Freckleface Strawberry, or, Finding Diversity in Unusual Places

Finding diversity in early readers, particularly when it comes to popular, commercially-successful series, can unfortunately be a real struggle for many teachers, librarians and caregivers. Books featuring trains, dinosaurs, aliens, superheroes and animals are a dime a dozen, but finding stories that reflect the diversity of our communities can be challenging.

I discovered a great list of diverse early readers over at the fantastic blog What We Do All Day, and one title that really stood out to me was Freckleface Strawberry : Backpacks by Julianne Moore (yes, the actress Julianne Moore!). On first glance, nothing about this story seems particularly diverse – two white, able-bodied, middle-class children engage in the typical elementary-school hijinks. Of course there’s a place for these kinds of stories, and I remember very clearly the teasing my cousins experienced as red-headed children! Still, I couldn’t immediately grasp why this title deserved a place on a diverse reading list.

The primary diverse element in Freckleface Strawberry is subtle and gentle, and it blends seamlessly into the rest of the story. One of the characters, the little boy who’s Freckleface Strawberry’s best friend, has two loving mothers. The two mums are briefly and simply mentioned, just as a mum and dad might be introduced in any other story. This warm, loving and accepting representation of a same-sex parents warms my heart.

Of course, as one might expect, not everyone approves of this “hidden agenda about homosexuality” as one reviewer put it,  complaining that the first grade is far too early to be introducing children to the reality of same-sex parenting.

Now, there are children in the preschools and elementary schools I visit who have two mums or two dads. It seems so heartbreaking to me that some people firmly believe that children in these warm, loving families should be denied the opportunity to see their families reflected in stories. If small children can have two mummies or two daddies, then small children can be introduced to these families in loving, positive ways.

So, kudos to Julianne Moore for introducing casual, everyday family diversity into her stories with sensitivity and positivity. I can only hope that children everywhere will one day be able to see themselves and their families positively represented in the books they love.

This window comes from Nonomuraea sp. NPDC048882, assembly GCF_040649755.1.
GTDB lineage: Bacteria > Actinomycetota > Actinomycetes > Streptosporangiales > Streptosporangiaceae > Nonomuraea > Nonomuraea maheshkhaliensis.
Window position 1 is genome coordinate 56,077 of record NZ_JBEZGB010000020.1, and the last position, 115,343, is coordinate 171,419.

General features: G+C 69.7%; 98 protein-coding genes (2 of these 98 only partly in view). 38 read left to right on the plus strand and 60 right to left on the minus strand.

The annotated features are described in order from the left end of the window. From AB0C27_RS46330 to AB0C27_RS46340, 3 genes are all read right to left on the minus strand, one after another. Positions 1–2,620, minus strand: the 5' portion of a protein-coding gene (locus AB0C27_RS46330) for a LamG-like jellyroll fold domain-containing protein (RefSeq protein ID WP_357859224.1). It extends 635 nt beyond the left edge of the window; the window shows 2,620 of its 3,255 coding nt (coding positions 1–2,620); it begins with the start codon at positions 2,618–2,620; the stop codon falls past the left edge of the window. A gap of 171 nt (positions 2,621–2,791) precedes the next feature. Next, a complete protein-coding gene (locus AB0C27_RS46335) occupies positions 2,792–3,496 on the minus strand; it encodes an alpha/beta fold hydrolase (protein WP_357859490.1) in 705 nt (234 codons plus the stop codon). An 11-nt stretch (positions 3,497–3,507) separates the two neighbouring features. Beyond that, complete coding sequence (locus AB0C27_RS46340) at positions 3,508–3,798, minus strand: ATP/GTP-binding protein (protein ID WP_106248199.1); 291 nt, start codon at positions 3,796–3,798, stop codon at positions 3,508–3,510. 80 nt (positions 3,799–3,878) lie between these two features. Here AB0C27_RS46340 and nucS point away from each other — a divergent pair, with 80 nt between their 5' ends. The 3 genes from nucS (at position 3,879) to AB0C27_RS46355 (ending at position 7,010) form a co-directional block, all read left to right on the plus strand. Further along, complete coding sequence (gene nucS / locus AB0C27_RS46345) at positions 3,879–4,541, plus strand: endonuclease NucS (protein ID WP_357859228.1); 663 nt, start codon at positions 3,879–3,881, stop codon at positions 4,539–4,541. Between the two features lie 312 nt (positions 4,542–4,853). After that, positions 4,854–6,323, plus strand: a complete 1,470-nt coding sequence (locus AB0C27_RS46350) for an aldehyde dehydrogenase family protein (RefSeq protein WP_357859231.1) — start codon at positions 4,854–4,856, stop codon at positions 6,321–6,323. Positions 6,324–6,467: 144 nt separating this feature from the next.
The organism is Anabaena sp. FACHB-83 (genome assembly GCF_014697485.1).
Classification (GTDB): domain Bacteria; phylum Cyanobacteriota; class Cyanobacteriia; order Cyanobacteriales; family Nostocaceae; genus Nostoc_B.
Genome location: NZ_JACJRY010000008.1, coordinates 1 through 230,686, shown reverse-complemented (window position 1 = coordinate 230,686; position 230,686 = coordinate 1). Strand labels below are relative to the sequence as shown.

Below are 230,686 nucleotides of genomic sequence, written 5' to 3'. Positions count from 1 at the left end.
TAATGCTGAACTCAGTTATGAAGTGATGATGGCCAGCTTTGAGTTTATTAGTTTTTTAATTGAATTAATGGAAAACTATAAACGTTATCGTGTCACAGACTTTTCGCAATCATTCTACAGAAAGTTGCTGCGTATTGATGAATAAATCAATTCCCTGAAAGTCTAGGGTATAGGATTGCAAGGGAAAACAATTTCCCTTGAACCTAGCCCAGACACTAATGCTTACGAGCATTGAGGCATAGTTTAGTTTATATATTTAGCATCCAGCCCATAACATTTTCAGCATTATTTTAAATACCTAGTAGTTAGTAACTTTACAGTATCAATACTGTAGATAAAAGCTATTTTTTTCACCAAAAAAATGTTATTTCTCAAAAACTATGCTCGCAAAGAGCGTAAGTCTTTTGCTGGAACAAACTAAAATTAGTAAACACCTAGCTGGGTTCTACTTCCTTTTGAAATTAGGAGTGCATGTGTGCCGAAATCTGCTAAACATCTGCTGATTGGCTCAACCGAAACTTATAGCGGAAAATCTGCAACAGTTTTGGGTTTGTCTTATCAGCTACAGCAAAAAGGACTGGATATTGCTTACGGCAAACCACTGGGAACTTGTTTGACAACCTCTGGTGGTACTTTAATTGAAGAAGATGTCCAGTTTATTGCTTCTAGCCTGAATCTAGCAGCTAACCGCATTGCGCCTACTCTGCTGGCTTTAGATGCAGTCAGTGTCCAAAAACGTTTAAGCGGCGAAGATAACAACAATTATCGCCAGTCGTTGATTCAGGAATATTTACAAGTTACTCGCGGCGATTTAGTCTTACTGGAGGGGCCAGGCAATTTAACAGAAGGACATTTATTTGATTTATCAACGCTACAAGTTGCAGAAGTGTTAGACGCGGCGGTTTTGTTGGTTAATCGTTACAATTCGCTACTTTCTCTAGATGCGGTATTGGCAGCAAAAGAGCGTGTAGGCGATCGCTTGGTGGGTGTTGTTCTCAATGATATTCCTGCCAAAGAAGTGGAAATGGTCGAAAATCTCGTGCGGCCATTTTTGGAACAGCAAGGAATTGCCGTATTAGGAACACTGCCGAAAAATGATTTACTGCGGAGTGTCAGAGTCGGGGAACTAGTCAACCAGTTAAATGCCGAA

You Should Meet Mae Jemison

You Should Meet Mae Jemison

Blast off into space and get to know Mae Jemison—the first African-American woman to ever go to space—with this fascinating, nonfiction Level 3 Ready-to-Read early reader, part of a new series of biographies about people “you should meet.” Meet Mae Jemison, the first African-American female astronaut! Did you know before Mae was an astronaut, she […]

Review: Once Upon a Time in Japan by Japan Broadcasting Corporation (NHK)

Review: Once Upon a Time in Japan by Japan Broadcasting Corporation (NHK)

Hardcover, 120 pages Published November 3rd 2015 by Tuttle Publishing Source: Publisher Once Upon a Time in Japan is a wonderful collection of Japanese folk and fairy tales translated from Japanese by Roger Pulvers and Juliet Winters Carpenter. The book is wonderfully constructed with good quality paper and beautiful endpages that contain mini-illustrations that are found […]

Crenshaw by Katherine Applegate

Crenshaw by Katherine Applegate

Hardcover, 256 pages Expected publication: September 22nd 2015 by Feiwel & Friends Source: Raincoast Books Books are oft touted as reflections of contemporary society: an assertion that is argued against just as much as it is argued for. Scholars say that deconstructing fictional characters often reveal the society and times they were created in and […]

Snapshot: Peep-lo by Jane Castle

Snapshot: Peep-lo by Jane Castle

Jill’s family had a summer cabin at the beach. Sometimes she waded in the water. Sometimes she played in the sand. Sometimes she hunted for treasure. So begins Peep-lo, written and illustrated by Jane Castle and published in 1959. Titled after the call of the mother plover that Jane encounters at the beach, this story narrates […]

Shel Silverstein: Poetry for Little Ears

Shel Silverstein: Poetry for Little Ears

I had meant to write a post about Silverstein for our poetry month a while ago, but life (literally) got in the way. Silverstein, who had never meant to write children’s literature and who actually never even liked children’s literature, is probably best known for his children’s literature, in particular the picturebook The Giving Tree. The Giving Tree (1964) […]

Clover's Luck (The Magical Animal Adoption Agency #1) by Kallie George: A Review

Clover's Luck (The Magical Animal Adoption Agency #1) by Kallie George: A Review

Hardcover, 144 pages Expected publication: February 3rd 2015 by HarperCollins Publishers Ltd Source: Author Clover’s Luck is the first in a new early reader series by Kallie George who is a local author and an alumnus of  the MACL program at UBC (that all the Book Warriors graduated from). I have read some of Kallie’s works […]